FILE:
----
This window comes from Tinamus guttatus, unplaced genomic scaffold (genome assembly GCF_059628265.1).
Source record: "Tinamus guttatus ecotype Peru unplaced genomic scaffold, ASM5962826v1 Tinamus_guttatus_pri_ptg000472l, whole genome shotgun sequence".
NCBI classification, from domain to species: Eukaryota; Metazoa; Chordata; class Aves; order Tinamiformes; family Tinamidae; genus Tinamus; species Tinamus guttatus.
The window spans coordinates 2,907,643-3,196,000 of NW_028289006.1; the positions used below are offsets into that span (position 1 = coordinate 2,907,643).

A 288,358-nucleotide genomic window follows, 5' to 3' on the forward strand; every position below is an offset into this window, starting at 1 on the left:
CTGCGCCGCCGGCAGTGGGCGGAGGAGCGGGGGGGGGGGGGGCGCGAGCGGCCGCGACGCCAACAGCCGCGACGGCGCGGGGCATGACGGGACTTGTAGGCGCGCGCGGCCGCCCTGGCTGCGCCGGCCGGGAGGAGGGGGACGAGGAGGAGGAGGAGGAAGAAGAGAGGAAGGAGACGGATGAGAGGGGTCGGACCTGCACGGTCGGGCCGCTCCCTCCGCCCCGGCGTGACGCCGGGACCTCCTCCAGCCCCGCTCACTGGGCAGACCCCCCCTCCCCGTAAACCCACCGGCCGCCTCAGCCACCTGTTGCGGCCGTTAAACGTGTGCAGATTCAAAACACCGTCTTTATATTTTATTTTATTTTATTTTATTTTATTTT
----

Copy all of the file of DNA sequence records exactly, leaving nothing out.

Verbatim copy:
This window comes from Tinamus guttatus, unplaced genomic scaffold (genome assembly GCF_059628265.1).
Source record: "Tinamus guttatus ecotype Peru unplaced genomic scaffold, ASM5962826v1 Tinamus_guttatus_pri_ptg000472l, whole genome shotgun sequence".
NCBI classification, from domain to species: Eukaryota; Metazoa; Chordata; class Aves; order Tinamiformes; family Tinamidae; genus Tinamus; species Tinamus guttatus.
The window spans coordinates 2,907,643-3,196,000 of NW_028289006.1; the positions used below are offsets into that span (position 1 = coordinate 2,907,643).

A 288,358-nucleotide genomic window follows, 5' to 3' on the forward strand; every position below is an offset into this window, starting at 1 on the left:
CTGCGCCGCCGGCAGTGGGCGGAGGAGCGGGGGGGGGGGGGGCGCGAGCGGCCGCGACGCCAACAGCCGCGACGGCGCGGGGCATGACGGGACTTGTAGGCGCGCGCGGCCGCCCTGGCTGCGCCGGCCGGGAGGAGGGGGACGAGGAGGAGGAGGAGGAAGAAGAGAGGAAGGAGACGGATGAGAGGGGTCGGACCTGCACGGTCGGGCCGCTCCCTCCGCCCCGGCGTGACGCCGGGACCTCCTCCAGCCCCGCTCACTGGGCAGACCCCCCCTCCCCGTAAACCCACCGGCCGCCTCAGCCACCTGTTGCGGCCGTTAAACGTGTGCAGATTCAAAACACCGTCTTTATATTTTATTTTATTTTATTTTATTTTATTTT